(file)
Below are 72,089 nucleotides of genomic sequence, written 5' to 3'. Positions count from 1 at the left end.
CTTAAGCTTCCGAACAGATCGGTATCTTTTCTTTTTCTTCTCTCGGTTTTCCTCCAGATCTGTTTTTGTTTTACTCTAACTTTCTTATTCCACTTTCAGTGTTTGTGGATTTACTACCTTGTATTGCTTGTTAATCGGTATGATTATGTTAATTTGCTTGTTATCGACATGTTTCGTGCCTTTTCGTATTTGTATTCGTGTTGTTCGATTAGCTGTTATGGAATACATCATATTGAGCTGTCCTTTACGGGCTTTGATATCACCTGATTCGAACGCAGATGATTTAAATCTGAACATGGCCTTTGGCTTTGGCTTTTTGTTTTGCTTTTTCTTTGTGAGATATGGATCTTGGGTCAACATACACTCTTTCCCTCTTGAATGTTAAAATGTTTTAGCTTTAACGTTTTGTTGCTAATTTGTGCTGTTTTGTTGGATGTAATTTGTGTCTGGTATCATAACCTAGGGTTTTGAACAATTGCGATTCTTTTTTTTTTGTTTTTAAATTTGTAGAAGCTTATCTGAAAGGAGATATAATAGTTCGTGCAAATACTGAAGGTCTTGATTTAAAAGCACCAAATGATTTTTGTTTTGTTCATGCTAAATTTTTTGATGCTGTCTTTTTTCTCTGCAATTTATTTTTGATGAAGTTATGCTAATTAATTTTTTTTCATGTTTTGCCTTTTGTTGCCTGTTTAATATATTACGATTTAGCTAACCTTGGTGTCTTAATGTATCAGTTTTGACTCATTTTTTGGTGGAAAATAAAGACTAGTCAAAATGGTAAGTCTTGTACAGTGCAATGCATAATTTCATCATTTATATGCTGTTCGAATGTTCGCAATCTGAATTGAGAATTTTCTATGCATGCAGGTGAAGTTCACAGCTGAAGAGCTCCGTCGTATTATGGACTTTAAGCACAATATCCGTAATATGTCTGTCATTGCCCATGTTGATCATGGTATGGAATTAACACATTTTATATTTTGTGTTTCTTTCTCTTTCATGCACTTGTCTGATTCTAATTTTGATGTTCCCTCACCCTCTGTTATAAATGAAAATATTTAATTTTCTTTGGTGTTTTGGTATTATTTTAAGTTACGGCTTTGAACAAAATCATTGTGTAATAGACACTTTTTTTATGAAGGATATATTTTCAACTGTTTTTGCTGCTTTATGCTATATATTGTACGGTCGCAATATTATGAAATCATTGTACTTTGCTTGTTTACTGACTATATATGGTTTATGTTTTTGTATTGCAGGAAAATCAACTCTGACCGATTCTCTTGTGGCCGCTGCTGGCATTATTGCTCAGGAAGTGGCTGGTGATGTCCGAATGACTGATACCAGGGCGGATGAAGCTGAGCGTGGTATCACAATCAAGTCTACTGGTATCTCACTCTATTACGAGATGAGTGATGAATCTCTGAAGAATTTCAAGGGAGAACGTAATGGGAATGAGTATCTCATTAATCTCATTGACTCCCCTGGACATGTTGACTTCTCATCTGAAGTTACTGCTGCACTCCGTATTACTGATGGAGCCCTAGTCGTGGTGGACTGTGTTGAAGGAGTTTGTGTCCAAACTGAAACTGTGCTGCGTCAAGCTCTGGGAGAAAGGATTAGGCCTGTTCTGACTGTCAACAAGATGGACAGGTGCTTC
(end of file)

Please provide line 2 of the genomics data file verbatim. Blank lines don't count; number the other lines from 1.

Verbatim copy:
CTTAAGCTTCCGAACAGATCGGTATCTTTTCTTTTTCTTCTCTCGGTTTTCCTCCAGATCTGTTTTTGTTTTACTCTAACTTTCTTATTCCACTTTCAGTGTTTGTGGATTTACTACCTTGTATTGCTTGTTAATCGGTATGATTATGTTAATTTGCTTGTTATCGACATGTTTCGTGCCTTTTCGTATTTGTATTCGTGTTGTTCGATTAGCTGTTATGGAATACATCATATTGAGCTGTCCTTTACGGGCTTTGATATCACCTGATTCGAACGCAGATGATTTAAATCTGAACATGGCCTTTGGCTTTGGCTTTTTGTTTTGCTTTTTCTTTGTGAGATATGGATCTTGGGTCAACATACACTCTTTCCCTCTTGAATGTTAAAATGTTTTAGCTTTAACGTTTTGTTGCTAATTTGTGCTGTTTTGTTGGATGTAATTTGTGTCTGGTATCATAACCTAGGGTTTTGAACAATTGCGATTCTTTTTTTTTTGTTTTTAAATTTGTAGAAGCTTATCTGAAAGGAGATATAATAGTTCGTGCAAATACTGAAGGTCTTGATTTAAAAGCACCAAATGATTTTTGTTTTGTTCATGCTAAATTTTTTGATGCTGTCTTTTTTCTCTGCAATTTATTTTTGATGAAGTTATGCTAATTAATTTTTTTTCATGTTTTGCCTTTTGTTGCCTGTTTAATATATTACGATTTAGCTAACCTTGGTGTCTTAATGTATCAGTTTTGACTCATTTTTTGGTGGAAAATAAAGACTAGTCAAAATGGTAAGTCTTGTACAGTGCAATGCATAATTTCATCATTTATATGCTGTTCGAATGTTCGCAATCTGAATTGAGAATTTTCTATGCATGCAGGTGAAGTTCACAGCTGAAGAGCTCCGTCGTATTATGGACTTTAAGCACAATATCCGTAATATGTCTGTCATTGCCCATGTTGATCATGGTATGGAATTAACACATTTTATATTTTGTGTTTCTTTCTCTTTCATGCACTTGTCTGATTCTAATTTTGATGTTCCCTCACCCTCTGTTATAAATGAAAATATTTAATTTTCTTTGGTGTTTTGGTATTATTTTAAGTTACGGCTTTGAACAAAATCATTGTGTAATAGACACTTTTTTTATGAAGGATATATTTTCAACTGTTTTTGCTGCTTTATGCTATATATTGTACGGTCGCAATATTATGAAATCATTGTACTTTGCTTGTTTACTGACTATATATGGTTTATGTTTTTGTATTGCAGGAAAATCAACTCTGACCGATTCTCTTGTGGCCGCTGCTGGCATTATTGCTCAGGAAGTGGCTGGTGATGTCCGAATGACTGATACCAGGGCGGATGAAGCTGAGCGTGGTATCACAATCAAGTCTACTGGTATCTCACTCTATTACGAGATGAGTGATGAATCTCTGAAGAATTTCAAGGGAGAACGTAATGGGAATGAGTATCTCATTAATCTCATTGACTCCCCTGGACATGTTGACTTCTCATCTGAAGTTACTGCTGCACTCCGTATTACTGATGGAGCCCTAGTCGTGGTGGACTGTGTTGAAGGAGTTTGTGTCCAAACTGAAACTGTGCTGCGTCAAGCTCTGGGAGAAAGGATTAGGCCTGTTCTGACTGTCAACAAGATGGACAGGTGCTTC